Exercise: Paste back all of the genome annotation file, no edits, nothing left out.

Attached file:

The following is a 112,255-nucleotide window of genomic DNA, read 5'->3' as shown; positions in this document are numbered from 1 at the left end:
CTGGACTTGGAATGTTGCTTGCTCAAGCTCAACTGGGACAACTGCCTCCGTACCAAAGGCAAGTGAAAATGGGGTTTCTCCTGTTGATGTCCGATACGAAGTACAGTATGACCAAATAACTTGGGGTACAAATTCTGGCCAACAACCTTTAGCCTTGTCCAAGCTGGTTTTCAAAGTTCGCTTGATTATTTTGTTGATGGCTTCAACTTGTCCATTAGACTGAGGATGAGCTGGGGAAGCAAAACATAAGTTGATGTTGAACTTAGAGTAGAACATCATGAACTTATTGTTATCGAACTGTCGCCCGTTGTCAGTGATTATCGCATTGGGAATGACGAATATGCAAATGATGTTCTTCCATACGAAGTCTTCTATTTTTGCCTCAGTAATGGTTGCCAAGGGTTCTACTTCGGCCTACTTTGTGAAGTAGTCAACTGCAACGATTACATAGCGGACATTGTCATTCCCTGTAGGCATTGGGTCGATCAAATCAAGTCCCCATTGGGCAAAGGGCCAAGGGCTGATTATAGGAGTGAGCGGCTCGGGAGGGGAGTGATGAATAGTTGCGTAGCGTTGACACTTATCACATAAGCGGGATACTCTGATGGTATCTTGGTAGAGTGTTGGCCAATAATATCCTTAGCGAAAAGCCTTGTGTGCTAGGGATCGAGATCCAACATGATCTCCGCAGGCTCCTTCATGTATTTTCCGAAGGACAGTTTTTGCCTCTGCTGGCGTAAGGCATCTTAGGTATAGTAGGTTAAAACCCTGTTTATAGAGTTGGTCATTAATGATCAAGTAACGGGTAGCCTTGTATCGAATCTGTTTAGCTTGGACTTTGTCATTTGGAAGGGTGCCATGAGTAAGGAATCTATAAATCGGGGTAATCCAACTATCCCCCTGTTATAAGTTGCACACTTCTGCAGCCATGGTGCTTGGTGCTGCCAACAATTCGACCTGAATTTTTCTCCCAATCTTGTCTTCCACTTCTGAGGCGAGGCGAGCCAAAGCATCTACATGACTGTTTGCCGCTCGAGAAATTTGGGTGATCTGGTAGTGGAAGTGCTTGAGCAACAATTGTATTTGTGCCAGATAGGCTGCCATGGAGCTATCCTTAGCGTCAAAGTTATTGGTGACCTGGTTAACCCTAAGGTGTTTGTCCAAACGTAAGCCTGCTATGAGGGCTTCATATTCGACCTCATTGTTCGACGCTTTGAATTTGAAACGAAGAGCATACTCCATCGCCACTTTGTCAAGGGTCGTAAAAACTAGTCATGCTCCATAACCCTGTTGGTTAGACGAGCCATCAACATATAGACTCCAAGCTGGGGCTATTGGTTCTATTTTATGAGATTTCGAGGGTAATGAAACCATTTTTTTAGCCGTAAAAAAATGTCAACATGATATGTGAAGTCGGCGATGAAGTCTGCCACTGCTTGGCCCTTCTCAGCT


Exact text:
The following is a 112,255-nucleotide window of genomic DNA, read 5'->3' as shown; positions in this document are numbered from 1 at the left end:
CTGGACTTGGAATGTTGCTTGCTCAAGCTCAACTGGGACAACTGCCTCCGTACCAAAGGCAAGTGAAAATGGGGTTTCTCCTGTTGATGTCCGATACGAAGTACAGTATGACCAAATAACTTGGGGTACAAATTCTGGCCAACAACCTTTAGCCTTGTCCAAGCTGGTTTTCAAAGTTCGCTTGATTATTTTGTTGATGGCTTCAACTTGTCCATTAGACTGAGGATGAGCTGGGGAAGCAAAACATAAGTTGATGTTGAACTTAGAGTAGAACATCATGAACTTATTGTTATCGAACTGTCGCCCGTTGTCAGTGATTATCGCATTGGGAATGACGAATATGCAAATGATGTTCTTCCATACGAAGTCTTCTATTTTTGCCTCAGTAATGGTTGCCAAGGGTTCTACTTCGGCCTACTTTGTGAAGTAGTCAACTGCAACGATTACATAGCGGACATTGTCATTCCCTGTAGGCATTGGGTCGATCAAATCAAGTCCCCATTGGGCAAAGGGCCAAGGGCTGATTATAGGAGTGAGCGGCTCGGGAGGGGAGTGATGAATAGTTGCGTAGCGTTGACACTTATCACATAAGCGGGATACTCTGATGGTATCTTGGTAGAGTGTTGGCCAATAATATCCTTAGCGAAAAGCCTTGTGTGCTAGGGATCGAGATCCAACATGATCTCCGCAGGCTCCTTCATGTATTTTCCGAAGGACAGTTTTTGCCTCTGCTGGCGTAAGGCATCTTAGGTATAGTAGGTTAAAACCCTGTTTATAGAGTTGGTCATTAATGATCAAGTAACGGGTAGCCTTGTATCGAATCTGTTTAGCTTGGACTTTGTCATTTGGAAGGGTGCCATGAGTAAGGAATCTATAAATCGGGGTAATCCAACTATCCCCCTGTTATAAGTTGCACACTTCTGCAGCCATGGTGCTTGGTGCTGCCAACAATTCGACCTGAATTTTTCTCCCAATCTTGTCTTCCACTTCTGAGGCGAGGCGAGCCAAAGCATCTACATGACTGTTTGCCGCTCGAGAAATTTGGGTGATCTGGTAGTGGAAGTGCTTGAGCAACAATTGTATTTGTGCCAGATAGGCTGCCATGGAGCTATCCTTAGCGTCAAAGTTATTGGTGACCTGGTTAACCCTAAGGTGTTTGTCCAAACGTAAGCCTGCTATGAGGGCTTCATATTCGACCTCATTGTTCGACGCTTTGAATTTGAAACGAAGAGCATACTCCATCGCCACTTTGTCAAGGGTCGTAAAAACTAGTCATGCTCCATAACCCTGTTGGTTAGACGAGCCATCAACATATAGACTCCAAGCTGGGGCTATTGGTTCTATTTTATGAGATTTCGAGGGTAATGAAACCATTTTTTTAGCCGTAAAAAAATGTCAACATGATATGTGAAGTCGGCGATGAAGTCTGCCACTGCTTGGCCCTTCTCAGCT